From July 22 to August 21, February lean hog futures dropped 15%, but in recent sessions it looks like bullish hog traders are finding their footing with price appreciation of over 9%. As of this post, futures are trading over their 20 day MA (dark blue line) for the first time since gapping lower in late July. After trading at 6-month lows, it appears we are experiencing short covering as bargain hunters are shopping for value. My expectation is we see the gap filled in the coming weeks, which would put this contract an additional 9% above current trade.
My suggestion is probing bullish trade buying dips as long as the support holds on a closing basis at the 9 day MA (light blue line). It is far from a victory as bears have been controlling the steering wheel for the last 6 weeks, but for the moment, tides look to be shifting since the technical reverse we experienced on 8/21 when lower trade was rejected near 83 cents/lb. The fact that the cash market has declined of late aids in bringing the basis from historically wide margins closer to in line with historic norms. The key moving forward will be to see stability in the cash market to assure this was not just a one off overreaction. From a fundamental perspective, the discount is supportive, but make no mistake, the continued weakness in the cash market is keeping physical buyers on the sidelines. As of last week, the COT (Commitments of Traders) is still showing trend-following funds are holding a net long position of over 56,000 contracts, which is historically high, especially in light of the performance in this commodity in the last month.
February 15' lean hog daily chart:
After experiencing record high pricing in July, pork prices have been on the retreat, fueling speculation that demand from consumers could soon rebound. Pork supplies have been constrained by a deadly swine virus that's projected to have killed millions of hogs domestically since April 13, but near-record weights have to some extent tempered the smaller supply. One positive -- pigs have been fattened for the most part on inexpensive grains with declining Ag prices. Industry insiders have anticipated more of a shortfall if it was not for weights increasing. Despite the fact that supplies are short of last year's levels, the idea that markets may have sold off too hard could be supportive short term.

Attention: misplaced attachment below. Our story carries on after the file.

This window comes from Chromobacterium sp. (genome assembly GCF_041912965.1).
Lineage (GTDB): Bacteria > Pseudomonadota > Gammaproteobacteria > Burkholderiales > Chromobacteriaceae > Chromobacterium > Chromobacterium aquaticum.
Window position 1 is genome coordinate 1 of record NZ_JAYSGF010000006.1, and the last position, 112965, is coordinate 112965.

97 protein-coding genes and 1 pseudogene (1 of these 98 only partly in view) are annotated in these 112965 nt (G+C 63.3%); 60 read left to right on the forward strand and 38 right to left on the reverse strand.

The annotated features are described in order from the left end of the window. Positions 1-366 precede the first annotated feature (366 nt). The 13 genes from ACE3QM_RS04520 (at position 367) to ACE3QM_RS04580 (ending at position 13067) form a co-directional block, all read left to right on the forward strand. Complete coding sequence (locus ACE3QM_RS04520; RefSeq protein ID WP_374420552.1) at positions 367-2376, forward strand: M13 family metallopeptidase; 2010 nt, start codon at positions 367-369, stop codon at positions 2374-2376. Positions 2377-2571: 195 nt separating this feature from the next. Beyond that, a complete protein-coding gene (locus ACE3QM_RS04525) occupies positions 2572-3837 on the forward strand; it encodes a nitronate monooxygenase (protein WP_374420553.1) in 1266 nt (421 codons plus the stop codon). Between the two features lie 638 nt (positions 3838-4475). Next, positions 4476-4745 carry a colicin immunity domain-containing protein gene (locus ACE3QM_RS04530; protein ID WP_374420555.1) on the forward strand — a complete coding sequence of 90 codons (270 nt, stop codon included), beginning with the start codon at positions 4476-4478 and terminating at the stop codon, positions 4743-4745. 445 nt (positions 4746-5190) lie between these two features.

I cannot stress enough that past performance is not indicative of future results and looking at seasonality alone is not justification to buy/sell, however, there is a compelling track record of seeing a bottom in late August/early September in February lean hog futures. Gaining long exposure in lean hogs on or about 8/27 and exiting on or about 9/15 has been a profitable transaction 14 out of the last 15 years. The average profit has been just better than $850 per contract. The worst risk was in 2009 of $1220. A move to the 50% Fibonacci level represents $1,380, 61.8% at $2,100 and filling the gap $3,200. While futures prices may have already factored in the seasonal aspects of supply and demand, it is worthwhile to keep in mind that in the past, we have typically seen a trade higher into the fall.
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